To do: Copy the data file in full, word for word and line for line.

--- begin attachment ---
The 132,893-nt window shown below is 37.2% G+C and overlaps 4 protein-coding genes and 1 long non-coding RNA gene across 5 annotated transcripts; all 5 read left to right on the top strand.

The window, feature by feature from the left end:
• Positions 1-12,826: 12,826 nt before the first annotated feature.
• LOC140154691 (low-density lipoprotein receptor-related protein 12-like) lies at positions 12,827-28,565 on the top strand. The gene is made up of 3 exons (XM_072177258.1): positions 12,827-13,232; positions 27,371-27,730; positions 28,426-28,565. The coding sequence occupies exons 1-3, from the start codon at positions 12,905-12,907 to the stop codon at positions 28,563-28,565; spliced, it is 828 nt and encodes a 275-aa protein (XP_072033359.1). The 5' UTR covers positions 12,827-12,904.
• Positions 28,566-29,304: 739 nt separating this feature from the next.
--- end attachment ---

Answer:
The 132,893-nt window shown below is 37.2% G+C and overlaps 4 protein-coding genes and 1 long non-coding RNA gene across 5 annotated transcripts; all 5 read left to right on the top strand.

The window, feature by feature from the left end:
• Positions 1-12,826: 12,826 nt before the first annotated feature.
• LOC140154691 (low-density lipoprotein receptor-related protein 12-like) lies at positions 12,827-28,565 on the top strand. The gene is made up of 3 exons (XM_072177258.1): positions 12,827-13,232; positions 27,371-27,730; positions 28,426-28,565. The coding sequence occupies exons 1-3, from the start codon at positions 12,905-12,907 to the stop codon at positions 28,563-28,565; spliced, it is 828 nt and encodes a 275-aa protein (XP_072033359.1). The 5' UTR covers positions 12,827-12,904.
• Positions 28,566-29,304: 739 nt separating this feature from the next.